Date of Award

Spring 2020

Thesis Type

Open Access

Degree Name

Honors Bachelor of Arts




Dr. Tom Cook

Committee Member

Dr. Eric Smaw

Committee Member

Dr. Matthew Forsythe


By the year 2050, over 131.5 million people worldwide will have dementia. While many dementia patients seek euthanasia as a means of maintaining dignity and autonomy, they are in a difficult position: because physician-assisted euthanasia is administered by a medical professional, in current medical practice, the dementia patient must be euthanized while she is of sound mind. She thus sacrifices years of fulfilled, compos mentis living. With an advance euthanasia directive, the patient can designate a brightline of dementia past which she would like to be euthanized. She would be able to live out her compos mentis years, and have control over her living remains, the body containing the demented version of herself. This thesis argues that the advance euthanasia directive is morally permissible, and that it is morally obligatory to fulfill the advance euthanasia directive in the clinical setting. We argue in favor of the advance directive on the basis of the loss of personhood after full-onset dementia (narrative death), the posthumous claims of the advance directive’s author to her own body (right to historical bodily autonomy), and the posthumous harm that would be inflicted on the advance directive’s author if a medical professional were to disregard her contract. Based in rule utilitarianism, this thesis draws on the works of authors such as Helga Kuhse, Govind Persad, and Beauchamp and Childress. We conclude that while we have reservations about legal and financial issues of access to the advance directive, it remains medical professionals’ moral obligation to respect it.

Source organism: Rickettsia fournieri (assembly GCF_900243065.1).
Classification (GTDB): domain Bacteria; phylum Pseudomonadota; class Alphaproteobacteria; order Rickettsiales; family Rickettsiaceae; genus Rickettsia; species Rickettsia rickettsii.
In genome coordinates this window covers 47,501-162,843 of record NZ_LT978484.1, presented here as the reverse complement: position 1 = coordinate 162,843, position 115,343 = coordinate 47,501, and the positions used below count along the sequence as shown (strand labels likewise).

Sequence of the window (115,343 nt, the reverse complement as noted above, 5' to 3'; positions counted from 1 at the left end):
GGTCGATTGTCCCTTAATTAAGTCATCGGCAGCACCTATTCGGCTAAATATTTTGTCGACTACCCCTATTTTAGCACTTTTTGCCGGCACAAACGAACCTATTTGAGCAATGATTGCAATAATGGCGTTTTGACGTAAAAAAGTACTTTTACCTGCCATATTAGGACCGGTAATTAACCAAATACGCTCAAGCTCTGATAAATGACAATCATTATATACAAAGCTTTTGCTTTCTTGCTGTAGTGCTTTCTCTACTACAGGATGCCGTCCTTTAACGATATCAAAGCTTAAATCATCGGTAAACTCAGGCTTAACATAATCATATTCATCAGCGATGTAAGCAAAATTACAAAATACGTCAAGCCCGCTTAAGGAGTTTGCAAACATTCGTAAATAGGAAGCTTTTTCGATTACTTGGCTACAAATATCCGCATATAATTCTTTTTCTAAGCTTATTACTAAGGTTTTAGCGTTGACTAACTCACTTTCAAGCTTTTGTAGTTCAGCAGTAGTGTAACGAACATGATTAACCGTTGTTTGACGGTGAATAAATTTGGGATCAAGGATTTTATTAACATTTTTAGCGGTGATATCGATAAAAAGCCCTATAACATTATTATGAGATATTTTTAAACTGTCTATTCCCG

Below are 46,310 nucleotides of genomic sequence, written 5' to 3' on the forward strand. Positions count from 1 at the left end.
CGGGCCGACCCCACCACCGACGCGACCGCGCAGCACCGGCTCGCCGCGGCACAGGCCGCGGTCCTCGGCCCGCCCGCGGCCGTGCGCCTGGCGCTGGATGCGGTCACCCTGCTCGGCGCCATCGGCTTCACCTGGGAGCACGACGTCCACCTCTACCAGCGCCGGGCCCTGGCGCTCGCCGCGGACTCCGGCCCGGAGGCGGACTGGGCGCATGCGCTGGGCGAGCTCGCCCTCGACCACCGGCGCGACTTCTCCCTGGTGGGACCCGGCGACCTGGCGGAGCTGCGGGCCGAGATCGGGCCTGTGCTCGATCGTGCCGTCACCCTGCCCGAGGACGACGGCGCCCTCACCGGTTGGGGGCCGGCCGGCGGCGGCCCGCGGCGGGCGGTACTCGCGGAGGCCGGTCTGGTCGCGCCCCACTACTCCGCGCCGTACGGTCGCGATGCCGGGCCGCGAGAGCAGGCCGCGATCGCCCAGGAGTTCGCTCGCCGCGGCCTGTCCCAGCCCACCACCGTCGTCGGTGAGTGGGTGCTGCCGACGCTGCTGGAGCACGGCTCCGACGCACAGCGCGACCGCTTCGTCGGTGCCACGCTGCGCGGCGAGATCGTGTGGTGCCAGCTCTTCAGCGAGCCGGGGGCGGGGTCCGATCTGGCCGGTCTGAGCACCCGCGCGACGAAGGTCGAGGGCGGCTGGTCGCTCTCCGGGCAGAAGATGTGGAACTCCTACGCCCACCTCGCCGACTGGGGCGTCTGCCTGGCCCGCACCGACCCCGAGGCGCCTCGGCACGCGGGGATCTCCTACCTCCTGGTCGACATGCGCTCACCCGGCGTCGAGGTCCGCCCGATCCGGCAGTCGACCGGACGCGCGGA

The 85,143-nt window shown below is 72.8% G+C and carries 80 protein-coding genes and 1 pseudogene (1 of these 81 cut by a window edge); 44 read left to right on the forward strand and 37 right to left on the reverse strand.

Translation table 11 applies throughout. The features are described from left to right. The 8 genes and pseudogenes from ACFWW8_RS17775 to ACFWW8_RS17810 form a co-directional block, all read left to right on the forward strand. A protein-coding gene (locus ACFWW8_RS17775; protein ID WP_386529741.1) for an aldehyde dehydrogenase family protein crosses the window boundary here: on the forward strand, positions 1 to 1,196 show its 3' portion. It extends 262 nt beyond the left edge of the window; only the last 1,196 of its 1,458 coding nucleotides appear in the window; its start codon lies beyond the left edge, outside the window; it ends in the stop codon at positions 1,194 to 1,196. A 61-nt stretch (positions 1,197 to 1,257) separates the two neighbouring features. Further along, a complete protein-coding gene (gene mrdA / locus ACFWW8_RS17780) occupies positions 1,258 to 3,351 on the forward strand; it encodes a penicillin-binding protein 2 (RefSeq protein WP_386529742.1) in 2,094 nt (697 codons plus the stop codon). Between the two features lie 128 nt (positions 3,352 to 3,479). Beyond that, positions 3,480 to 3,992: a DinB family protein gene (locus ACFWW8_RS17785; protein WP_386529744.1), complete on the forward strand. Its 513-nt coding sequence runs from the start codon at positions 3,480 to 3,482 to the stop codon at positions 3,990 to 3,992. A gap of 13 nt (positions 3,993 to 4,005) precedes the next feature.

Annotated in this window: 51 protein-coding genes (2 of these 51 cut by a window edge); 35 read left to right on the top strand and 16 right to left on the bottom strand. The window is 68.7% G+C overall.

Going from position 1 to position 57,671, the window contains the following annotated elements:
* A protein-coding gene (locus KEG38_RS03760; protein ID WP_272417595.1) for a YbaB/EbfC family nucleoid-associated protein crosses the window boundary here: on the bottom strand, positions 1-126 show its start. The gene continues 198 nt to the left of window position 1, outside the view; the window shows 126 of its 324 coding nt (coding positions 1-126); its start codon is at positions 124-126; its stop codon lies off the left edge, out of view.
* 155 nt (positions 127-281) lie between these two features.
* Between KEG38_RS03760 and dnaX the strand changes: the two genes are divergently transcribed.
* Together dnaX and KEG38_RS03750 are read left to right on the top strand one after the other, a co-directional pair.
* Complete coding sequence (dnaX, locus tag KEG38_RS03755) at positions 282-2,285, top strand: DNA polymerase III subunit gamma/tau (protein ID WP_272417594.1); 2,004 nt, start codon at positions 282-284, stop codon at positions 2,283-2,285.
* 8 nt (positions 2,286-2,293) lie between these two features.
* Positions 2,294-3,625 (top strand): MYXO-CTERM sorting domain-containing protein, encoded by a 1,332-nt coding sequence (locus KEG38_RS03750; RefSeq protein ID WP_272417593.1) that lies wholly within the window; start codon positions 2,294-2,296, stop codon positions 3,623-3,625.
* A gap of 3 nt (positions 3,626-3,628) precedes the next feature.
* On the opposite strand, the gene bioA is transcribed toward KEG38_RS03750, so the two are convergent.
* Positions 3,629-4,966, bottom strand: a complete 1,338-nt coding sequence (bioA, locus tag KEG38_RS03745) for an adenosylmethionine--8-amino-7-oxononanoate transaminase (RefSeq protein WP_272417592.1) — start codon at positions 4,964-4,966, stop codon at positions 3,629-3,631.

Rights Holder

Isabella Braga